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Meera Visvanathan

By Devika Rangachari
Children's Book Trust, New Delhi, 2003, pp. 96, Rs. 150.00

Visualiser Ankur Mitra
Children's Book Trust, New Delhi, 2003, pp. 248, Rs. 85.00

By Nilima Sinha . Illustrated by Subir Roy
Children's Book Trust, New Delhi, 2003, pp. 431, Rs. 125.00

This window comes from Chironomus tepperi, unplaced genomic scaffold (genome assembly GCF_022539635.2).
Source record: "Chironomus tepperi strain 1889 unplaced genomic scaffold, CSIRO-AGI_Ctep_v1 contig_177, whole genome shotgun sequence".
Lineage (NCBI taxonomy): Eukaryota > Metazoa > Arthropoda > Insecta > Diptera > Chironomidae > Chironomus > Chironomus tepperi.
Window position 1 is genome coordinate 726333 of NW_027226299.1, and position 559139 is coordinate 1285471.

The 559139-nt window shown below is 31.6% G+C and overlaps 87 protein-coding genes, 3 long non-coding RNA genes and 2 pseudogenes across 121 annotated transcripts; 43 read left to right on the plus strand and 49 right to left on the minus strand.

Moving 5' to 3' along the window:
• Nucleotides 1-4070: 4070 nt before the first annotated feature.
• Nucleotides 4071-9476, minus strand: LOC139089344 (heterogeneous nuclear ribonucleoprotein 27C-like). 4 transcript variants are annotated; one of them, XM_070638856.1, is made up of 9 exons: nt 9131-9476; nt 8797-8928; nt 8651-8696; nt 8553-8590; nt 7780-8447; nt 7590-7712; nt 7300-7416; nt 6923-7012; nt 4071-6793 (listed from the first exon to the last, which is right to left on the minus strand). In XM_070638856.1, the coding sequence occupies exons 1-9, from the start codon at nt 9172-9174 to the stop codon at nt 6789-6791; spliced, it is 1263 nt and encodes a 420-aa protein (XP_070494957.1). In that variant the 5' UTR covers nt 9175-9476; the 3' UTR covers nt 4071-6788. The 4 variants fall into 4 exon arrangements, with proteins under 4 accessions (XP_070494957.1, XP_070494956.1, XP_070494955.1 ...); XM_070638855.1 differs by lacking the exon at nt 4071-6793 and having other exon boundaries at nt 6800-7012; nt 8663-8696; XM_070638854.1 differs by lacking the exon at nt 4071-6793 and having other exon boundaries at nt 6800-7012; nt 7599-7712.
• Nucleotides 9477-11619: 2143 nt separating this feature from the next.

Maybe I had strange literary pretensions, or else, read too much Nancy Drew— whatever it is, I can’t say I ever read enough by Indian authors writing for children. While reading these books I was set to review, it struck me that I wish I had. The ‘Golden Set’ brought out by the Children’s Book Trust is well produced, competently written, beautifully illustrated and reasonably priced—worthy of being read and held on to with all of a reader’s possessive pleasure.      Devika Rangachari’s retelling of stories from the Kathasaritsagar—a collection composed by Somadeva in the 11th century—has a style that is simple, concise and direct. It successfully manages to bring one of the many narratives of Indian tradition to an audience of young readers, in a manner that is engaging rather than pedantic. Neeta Gangopadhyaya’s illustrations gleam with colour and life, and the stories resound with the poetry of Sanskrit names.      There is Putraka (who loses wealth and family but eventually becomes the ruler of Pataliputra), Brahmadatta (who risks death to save the life of his friend), Virabhuja (who wins the hand of a princess despite her demon-father’s objections) and a host of other characters who face all of life’s adventures with courage and intelligence. The stories contrast the loneliness of the forest and the splendour of cities, hideous beasts and beautiful women, fools and wise men, the need for restraint and the dangers of desire. Wealth and power are shown up as false and transitory, and the only things that can overcome adversity are love, compassion, friendship and bravery.      30 Teenage Stories is a collection of prize-winning entries from the Competition for Writers of Children’s Books organized by the CBT. Each story deals with the complex struggle that marks a teenager’s ‘coming of age’ and the world described is a familiar one: of Appa and Amma rather than Mom and Dad, of competition at school, anxiety over appearances, the first attempts at cooking, the first motorbike, parental pressure and the problem of choosing a career. But beyond this, the collection seems to resemble an Indian version of Chicken Soup for the Soul. The writing, though proficient is rarely evocative, the conversa-tion seems stilted, and each story comes with a moral attached. The illustrations, too, invariably show a sulking or contrite teenager, grimacing in a most extraordinary fashion. However, I ...

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